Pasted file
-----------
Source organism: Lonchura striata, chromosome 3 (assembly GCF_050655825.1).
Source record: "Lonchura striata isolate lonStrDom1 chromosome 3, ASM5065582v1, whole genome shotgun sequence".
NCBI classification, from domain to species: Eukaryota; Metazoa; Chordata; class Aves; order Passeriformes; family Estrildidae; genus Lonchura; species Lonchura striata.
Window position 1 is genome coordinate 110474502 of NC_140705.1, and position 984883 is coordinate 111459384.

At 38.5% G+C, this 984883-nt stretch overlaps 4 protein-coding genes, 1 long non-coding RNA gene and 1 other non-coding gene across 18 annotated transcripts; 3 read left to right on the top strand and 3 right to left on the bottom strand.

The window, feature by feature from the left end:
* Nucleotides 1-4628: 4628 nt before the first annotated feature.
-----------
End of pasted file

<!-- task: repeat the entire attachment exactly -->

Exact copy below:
Source organism: Lonchura striata, chromosome 3 (assembly GCF_050655825.1).
Source record: "Lonchura striata isolate lonStrDom1 chromosome 3, ASM5065582v1, whole genome shotgun sequence".
NCBI classification, from domain to species: Eukaryota; Metazoa; Chordata; class Aves; order Passeriformes; family Estrildidae; genus Lonchura; species Lonchura striata.
Window position 1 is genome coordinate 110474502 of NC_140705.1, and position 984883 is coordinate 111459384.

At 38.5% G+C, this 984883-nt stretch overlaps 4 protein-coding genes, 1 long non-coding RNA gene and 1 other non-coding gene across 18 annotated transcripts; 3 read left to right on the top strand and 3 right to left on the bottom strand.

The window, feature by feature from the left end:
* Nucleotides 1-4628: 4628 nt before the first annotated feature.